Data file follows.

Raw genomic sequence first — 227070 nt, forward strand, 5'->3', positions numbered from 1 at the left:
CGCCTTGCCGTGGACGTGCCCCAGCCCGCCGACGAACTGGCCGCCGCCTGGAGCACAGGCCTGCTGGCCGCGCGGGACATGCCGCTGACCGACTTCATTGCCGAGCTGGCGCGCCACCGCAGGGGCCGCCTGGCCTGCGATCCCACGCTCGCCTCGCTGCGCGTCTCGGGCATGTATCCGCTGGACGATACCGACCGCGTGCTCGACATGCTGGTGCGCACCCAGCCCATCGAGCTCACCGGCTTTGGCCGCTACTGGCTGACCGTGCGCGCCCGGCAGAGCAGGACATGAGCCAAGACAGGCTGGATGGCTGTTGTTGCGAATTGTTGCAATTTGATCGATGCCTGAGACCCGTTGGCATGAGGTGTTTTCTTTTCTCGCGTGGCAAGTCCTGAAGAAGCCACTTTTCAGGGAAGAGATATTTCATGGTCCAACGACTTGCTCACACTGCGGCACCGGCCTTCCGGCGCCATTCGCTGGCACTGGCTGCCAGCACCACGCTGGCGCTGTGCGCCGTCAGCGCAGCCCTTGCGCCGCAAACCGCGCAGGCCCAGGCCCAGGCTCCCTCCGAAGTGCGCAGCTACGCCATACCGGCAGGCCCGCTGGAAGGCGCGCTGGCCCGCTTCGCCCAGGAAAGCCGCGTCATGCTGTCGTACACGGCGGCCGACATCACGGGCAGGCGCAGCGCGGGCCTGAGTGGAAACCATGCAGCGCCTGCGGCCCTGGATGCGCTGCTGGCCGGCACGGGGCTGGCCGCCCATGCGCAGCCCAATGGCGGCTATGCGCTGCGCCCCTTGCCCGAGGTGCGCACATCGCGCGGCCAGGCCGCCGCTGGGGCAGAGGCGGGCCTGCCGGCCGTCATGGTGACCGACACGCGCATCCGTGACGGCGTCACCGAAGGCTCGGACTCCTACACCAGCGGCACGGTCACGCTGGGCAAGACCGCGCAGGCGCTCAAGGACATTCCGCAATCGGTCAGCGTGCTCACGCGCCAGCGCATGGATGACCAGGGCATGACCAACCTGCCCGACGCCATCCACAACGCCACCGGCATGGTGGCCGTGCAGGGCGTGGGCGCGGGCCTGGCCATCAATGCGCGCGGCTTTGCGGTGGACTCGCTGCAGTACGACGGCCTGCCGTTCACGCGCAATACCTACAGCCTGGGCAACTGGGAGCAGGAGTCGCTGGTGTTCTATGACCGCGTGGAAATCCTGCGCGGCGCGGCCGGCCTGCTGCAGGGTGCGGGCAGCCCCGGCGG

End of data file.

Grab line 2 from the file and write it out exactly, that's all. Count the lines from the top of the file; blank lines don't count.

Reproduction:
CGCCTTGCCGTGGACGTGCCCCAGCCCGCCGACGAACTGGCCGCCGCCTGGAGCACAGGCCTGCTGGCCGCGCGGGACATGCCGCTGACCGACTTCATTGCCGAGCTGGCGCGCCACCGCAGGGGCCGCCTGGCCTGCGATCCCACGCTCGCCTCGCTGCGCGTCTCGGGCATGTATCCGCTGGACGATACCGACCGCGTGCTCGACATGCTGGTGCGCACCCAGCCCATCGAGCTCACCGGCTTTGGCCGCTACTGGCTGACCGTGCGCGCCCGGCAGAGCAGGACATGAGCCAAGACAGGCTGGATGGCTGTTGTTGCGAATTGTTGCAATTTGATCGATGCCTGAGACCCGTTGGCATGAGGTGTTTTCTTTTCTCGCGTGGCAAGTCCTGAAGAAGCCACTTTTCAGGGAAGAGATATTTCATGGTCCAACGACTTGCTCACACTGCGGCACCGGCCTTCCGGCGCCATTCGCTGGCACTGGCTGCCAGCACCACGCTGGCGCTGTGCGCCGTCAGCGCAGCCCTTGCGCCGCAAACCGCGCAGGCCCAGGCCCAGGCTCCCTCCGAAGTGCGCAGCTACGCCATACCGGCAGGCCCGCTGGAAGGCGCGCTGGCCCGCTTCGCCCAGGAAAGCCGCGTCATGCTGTCGTACACGGCGGCCGACATCACGGGCAGGCGCAGCGCGGGCCTGAGTGGAAACCATGCAGCGCCTGCGGCCCTGGATGCGCTGCTGGCCGGCACGGGGCTGGCCGCCCATGCGCAGCCCAATGGCGGCTATGCGCTGCGCCCCTTGCCCGAGGTGCGCACATCGCGCGGCCAGGCCGCCGCTGGGGCAGAGGCGGGCCTGCCGGCCGTCATGGTGACCGACACGCGCATCCGTGACGGCGTCACCGAAGGCTCGGACTCCTACACCAGCGGCACGGTCACGCTGGGCAAGACCGCGCAGGCGCTCAAGGACATTCCGCAATCGGTCAGCGTGCTCACGCGCCAGCGCATGGATGACCAGGGCATGACCAACCTGCCCGACGCCATCCACAACGCCACCGGCATGGTGGCCGTGCAGGGCGTGGGCGCGGGCCTGGCCATCAATGCGCGCGGCTTTGCGGTGGACTCGCTGCAGTACGACGGCCTGCCGTTCACGCGCAATACCTACAGCCTGGGCAACTGGGAGCAGGAGTCGCTGGTGTTCTATGACCGCGTGGAAATCCTGCGCGGCGCGGCCGGCCTGCTGCAGGGTGCGGGCAGCCCCGGCGG